Make It Personal: The Impact of Handwritten Words

Meaningful, handwritten words are thoughtful acts of investment, remembrance, and appreciation that remind people that they matter.

Make It Personal: The Impact of Handwritten Letters

Countless possessions throughout history have been destroyed, but fragile pieces of paper have been protected. Meaningful handwritten words are worth reclaiming again and again. They’ve cemented business relationships, made and broken livelihoods, turned enemies into friends, and helped fan or quell the flames of war. They’re acts of authorship that bear the mark of history: letters from Napoleon to Josephine, Beethoven to his immortal beloved, Henry VIII to Anne Boleyn, George H. Bush to Barbara (during WW II), and many others.

Unlike today’s electronic communications saved somewhere in a cloud, on a drive, or not at all, the artistry and impact of handwritten missives are keepsakes. Take a moment to think of the last time you received a handwritten note or letter. A month ago? A year ago? Can you even remember one in recent times?

When I receive a handwritten note, I value the crisp sound of unfolding, the slight indentations where the scribe pressed a bit harder with the pen, and the paper’s texture. It’s not just a missive; it’s a tactile experience. I place the note on my bookshelf and – most important of all – I value the sender each time I glance in that direction. (There aren’t many, so they don’t take up much space.)

If that same message were delivered to me via email or text, I’d think, “Oh that’s nice,” then I’d hit delete and forget it. There’s something cherished about a handwritten note that makes the writer memorable and the receiver feel special. Yet, these niceties are all too rare in today’s harried and hurried culture.

Rarity creates value

Many companies identify themselves specifically as “relationship” businesses. Every business is (and should be) a relationship business. People interact with people – not with companies or computers. It’s easy to think of customers or clients as nothing more than consumers who simply buy and sell products and services, rather than see them as individuals with unique wants, needs, feelings, and concerns.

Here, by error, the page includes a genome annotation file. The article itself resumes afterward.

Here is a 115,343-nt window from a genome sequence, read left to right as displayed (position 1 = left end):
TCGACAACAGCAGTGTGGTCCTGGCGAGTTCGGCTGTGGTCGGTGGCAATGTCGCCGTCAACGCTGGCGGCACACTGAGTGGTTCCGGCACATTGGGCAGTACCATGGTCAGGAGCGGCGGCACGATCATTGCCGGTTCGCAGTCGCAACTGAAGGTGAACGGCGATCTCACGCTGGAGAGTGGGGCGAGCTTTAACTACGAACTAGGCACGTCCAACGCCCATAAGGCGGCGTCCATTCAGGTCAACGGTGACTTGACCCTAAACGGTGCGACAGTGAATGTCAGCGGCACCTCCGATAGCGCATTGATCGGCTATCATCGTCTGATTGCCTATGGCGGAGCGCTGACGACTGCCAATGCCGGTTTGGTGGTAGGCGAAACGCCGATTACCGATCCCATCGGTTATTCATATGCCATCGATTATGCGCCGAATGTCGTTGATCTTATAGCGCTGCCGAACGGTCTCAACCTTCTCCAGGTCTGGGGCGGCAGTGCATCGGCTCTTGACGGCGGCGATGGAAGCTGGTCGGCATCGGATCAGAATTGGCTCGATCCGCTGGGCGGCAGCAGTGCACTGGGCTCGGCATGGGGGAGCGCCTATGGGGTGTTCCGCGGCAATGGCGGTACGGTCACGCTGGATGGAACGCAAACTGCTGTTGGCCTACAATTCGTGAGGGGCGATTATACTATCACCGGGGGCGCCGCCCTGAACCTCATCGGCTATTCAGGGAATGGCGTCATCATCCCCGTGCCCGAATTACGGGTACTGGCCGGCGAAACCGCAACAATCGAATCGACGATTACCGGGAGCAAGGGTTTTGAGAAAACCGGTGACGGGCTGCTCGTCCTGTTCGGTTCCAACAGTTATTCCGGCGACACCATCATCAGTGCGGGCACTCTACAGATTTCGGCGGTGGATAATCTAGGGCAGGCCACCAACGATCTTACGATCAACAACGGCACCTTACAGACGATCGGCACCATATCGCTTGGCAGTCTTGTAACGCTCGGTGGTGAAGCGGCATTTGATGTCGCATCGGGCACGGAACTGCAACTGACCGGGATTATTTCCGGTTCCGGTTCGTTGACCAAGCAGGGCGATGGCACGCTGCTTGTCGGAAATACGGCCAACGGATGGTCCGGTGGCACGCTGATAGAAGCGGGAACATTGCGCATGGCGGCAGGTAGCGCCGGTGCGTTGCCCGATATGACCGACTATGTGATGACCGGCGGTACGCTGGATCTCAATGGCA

Emails and texts are commonplace, cost less, and often thoughtless. They certainly have an important place and function when used appropriately, but they’re rarely notable and have little lasting value. When you send a personal handwritten note or letter of gratitude, respect, or appreciation, your conveyance of value is magnified. You took the time to write, chose each word carefully, placed the note in an envelope, and posted it. That says to the recipient, “You’re important to me.”

Find opportunities to make it personal

Studies show that it’s six times more expensive to attract a new customer than to retain an existing one. Use the powerful tool in your relationship toolbox – the handwritten missive. Make it brief, authentic, and personal. (Don’t include your business card; that would appear too sales-objective.) As an added touch, hand address the envelope and affix an interesting postage stamp.

Imagine getting a handwritten note of appreciation from one of your colleagues after your first engagement. The likelihood of that relationship continuing is greatly heightened. Here are just a few examples of how you can strike gold in your relationships, so people you value don’t grow distant by the gigabyte:

  • Express your thanks for a job interview, reiterating your interest in the position, giving one or two reasons you want to work with (not for) the company, and thanking the interviewer once again for his or her time.
  • Thank the person who referred you, even if it’s an executive recruiter.
  • Reconnect with someone you met at a recent networking event.
  • Add a personal touch to long-term clients’ milestones, perhaps on each anniversary of the date they first engaged you.
  • Let lapsed clients know you miss them, bringing you to the forefront of their thoughts.
  • Craft a thoughtful note to potential clients highlighting the benefits you offer that competitors can’t match.
  • Express kudos for a job well done.
  • Make sincere amends if you can’t apologize in person.
  • Send a note of sympathy or wishes for a speedy recovery.
  • Show appreciation for a gift or special favor.
  • Honor the Fourth of July or Thanksgiving. Why wait for Christmas as everyone else does?
  • Send a missive. . . just because!

In a culture where so much communication has become merely utilitarian, these tangible, thoughtful acts of investment, remembrance, and appreciation remind the people you care about that they matter. Start using the 27 bones in your hand so people you care about will use the 43 muscles in their faces to smile.

(Parenthetically… If your handwriting is poor, try printing. If that still doesn’t look right, let old school meet new school. Choose from a large selection of handwriting styles on your computer or find online services for large, personalized-looking mailings. Although they won’t replicate your handwriting, they’re the next best thing.)

Sheryl Lindsell-Roberts has been a training professional for the last 25 years. She’s the author of 25 books, including “New Rules For Today’s Workplace,” “Speaking Your Way to Success,” Business “Writing for Dummies,” and several other Dummies books. She’s been quoted in The New York Times and other publications and has appeared on radio and television networks throughout the United States.